Strengths: All the functions
Weaknesses: Slides off too easily
The computer itself works wonderfully, for the $20.00 dollar pricetag I got it for it was a good deal. It has all the functions I really want and need at this point and seems very durable. Unfortunately I have only tested its durability due to the 25's one glaring weakness. Here in Utah a lot of the trails I ride are covered with loose rocks that can make for a bumpy ride. When I first started out with the computer it would lose its connection frequently from the jolting that the trail caused, although it never actually fell off. It did fall off fairly easily a couple of times when my bike accidently fell over. At any rate this problem quickly became a major nuisance so I went about resolving the problem. I found that by placing a single strip of black electricians tape over the mounting bracket where the computer slides on that subsequently the computer fits very snug and can still, albeit with a bit more effort, be slid on and off of the mounting bracket without trouble. Since doing this I have ridden on the same rough trails and haven't lost connection once. Fortunately my bike hasn't accidently fallen over anymore, but if it did I think the computer is snug enough that it still wouldn't come flying off. The loose fit problem would have easily kept the Avocet 25 from getting a perfect score, but because that problem is quickly, easily, and cheaply solved I can just as easily give it a five. The computer itself is great and at twenty bucks make it that much sweeter.
from Columbia, Maryland
Date Reviewed: November 21, 1998
This computer is reasonably priced, easy to use and has all of the functions that you really need. My major complaint is with the design of the mount. The mount is designed so that the computer can be easily removed from the mount and placed on another bike. Unfortunately, it can be removed too easily. So far I've lost 3 Avocet 25's on the trail from falls ranging from mild to moderate. There should be some way of positively locking the computer to the mount so that it doesn't fall off under moderate shock. 4 for the computer, 1 for the mount. I'll round it up to 3 overall.
a weekend warrior
from boston, ma
Date Reviewed: June 30, 1998
my wife bought me an avocet 25 last year. after fooling ith the placement on the spokes for correct mileage, and trying to learn it while riding, (no instructions) i think it is great. i have banged it a few times while crashing, had it pulled off from branches and it works o.k. as the battery dies, slowly, i get blank-outs on the screen.otherwise, a useful and rugged tool.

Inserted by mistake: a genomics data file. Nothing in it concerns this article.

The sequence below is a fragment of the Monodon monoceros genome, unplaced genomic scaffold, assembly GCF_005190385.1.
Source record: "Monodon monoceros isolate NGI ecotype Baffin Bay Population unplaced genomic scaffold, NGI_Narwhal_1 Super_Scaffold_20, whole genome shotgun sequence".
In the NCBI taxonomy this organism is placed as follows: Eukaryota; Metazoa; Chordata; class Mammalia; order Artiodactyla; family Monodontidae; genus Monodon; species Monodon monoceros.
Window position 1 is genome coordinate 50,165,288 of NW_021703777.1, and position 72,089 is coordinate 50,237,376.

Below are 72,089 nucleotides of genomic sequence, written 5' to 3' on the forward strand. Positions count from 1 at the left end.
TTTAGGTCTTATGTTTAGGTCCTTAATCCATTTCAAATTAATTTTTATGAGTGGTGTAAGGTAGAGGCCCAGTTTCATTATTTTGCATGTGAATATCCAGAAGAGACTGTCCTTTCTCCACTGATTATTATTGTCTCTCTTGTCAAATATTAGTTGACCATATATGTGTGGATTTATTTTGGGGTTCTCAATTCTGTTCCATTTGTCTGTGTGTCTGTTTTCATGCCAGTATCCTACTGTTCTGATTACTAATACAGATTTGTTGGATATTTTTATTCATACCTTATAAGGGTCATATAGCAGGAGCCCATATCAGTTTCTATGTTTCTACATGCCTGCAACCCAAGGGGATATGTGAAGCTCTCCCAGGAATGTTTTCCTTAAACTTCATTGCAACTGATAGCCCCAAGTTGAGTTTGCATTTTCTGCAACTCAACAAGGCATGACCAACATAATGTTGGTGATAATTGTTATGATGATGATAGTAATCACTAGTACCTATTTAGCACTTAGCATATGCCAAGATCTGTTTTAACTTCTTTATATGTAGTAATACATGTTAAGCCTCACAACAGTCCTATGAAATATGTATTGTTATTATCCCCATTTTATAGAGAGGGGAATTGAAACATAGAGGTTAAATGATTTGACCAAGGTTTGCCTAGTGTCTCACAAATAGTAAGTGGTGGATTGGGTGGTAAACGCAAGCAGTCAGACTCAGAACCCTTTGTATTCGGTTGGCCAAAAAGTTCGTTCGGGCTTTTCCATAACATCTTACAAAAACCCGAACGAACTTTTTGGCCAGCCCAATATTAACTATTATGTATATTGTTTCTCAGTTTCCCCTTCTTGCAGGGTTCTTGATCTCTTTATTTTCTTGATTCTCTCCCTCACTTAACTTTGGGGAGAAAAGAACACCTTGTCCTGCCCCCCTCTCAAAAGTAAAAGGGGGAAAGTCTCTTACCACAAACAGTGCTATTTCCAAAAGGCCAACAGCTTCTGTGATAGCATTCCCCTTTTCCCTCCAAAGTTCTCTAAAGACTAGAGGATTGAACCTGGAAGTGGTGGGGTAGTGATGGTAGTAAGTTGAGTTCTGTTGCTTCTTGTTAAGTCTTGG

from cross-country rider
Date Reviewed: May 8, 1998
Purchased the Avocet 25 after reading the good reviews here, and I can say that it has met my expectations so far. Had a Vetta several years ago and liked it a lot, but worried after reading some other reviews about it. Very happy with the 25....easy installation and a several more features than the 15 version. Very durable, too.
a cross-country rider
from New Jersey
Date Reviewed: March 28, 1998
I figured that I could increase the number of NJ people to 75%. The avocet 25 is a sweet little machine. I think the respponse is good and it's not too difficult to fudge around with. The only thing I don't like is the fact that one can't set the total distance. Mine started to wig out and I just popped the dbattery off and put it back and everything was okay. But now I lost the 150 mi. total distance that I had. But if I really wanted that I guess I could have spent more money. This thing is pretty damn cool. The dual display rocks!
a weekend warrior
from new jersey
Date Reviewed: January 24, 1998
This computer does everything I need. I especially like the dual-display because you can watch your speed along with the clock. It just barely fit around my indy fork, but otherwise it is easy to install. I have no regrets for buying this computer. It is easy to click it off your bike when not riding so keep it inside during those cold winter nights
Just replaced my 29er stock Suntour XCR fork with a Rockshox Silver Recon Soloair TK and saved about 1.25lbs. While I am not one of those people that are obsessed with having a lighter bike, it was pleasantly surprised to see it.
I have read how the Silver Recon is heavy and without knowing how ... Read More »
Even since I got my bike I was really disappointed with the stock tires : Schwalbe Hans Dampf in 2.35 , as I was getting pinch flats/snake bites almost each ride I went ( never run under 2 bar ,opposed to what they list as a 1.6 minimum) .
Therefore I bought a pair of Maxxis Minions DHF in 2.5" d ... Read More »
using a 1.25" hitch but not sure on which hole to use on the swagman. I pushed the threaded part back for the right hole, then realized that the included threaded pin doesn't fit. so guessing I need to get the threaded part back where it was. my hitch has 1 hole and its 2" in.
EDIT: nevermind, ... Read More »
This is for 26" version, Utah, DRY trail, some rocky sections, areas of buff turns with some small loose gravel (about 1 cm or less in size).
The 26x2.2 Ikon (rear) is a good substitute for the 2.1 RaRa (rear). I wouldn't use it on the front. About the same size and grip as the 2.1 RaRa, the tre ... Read More »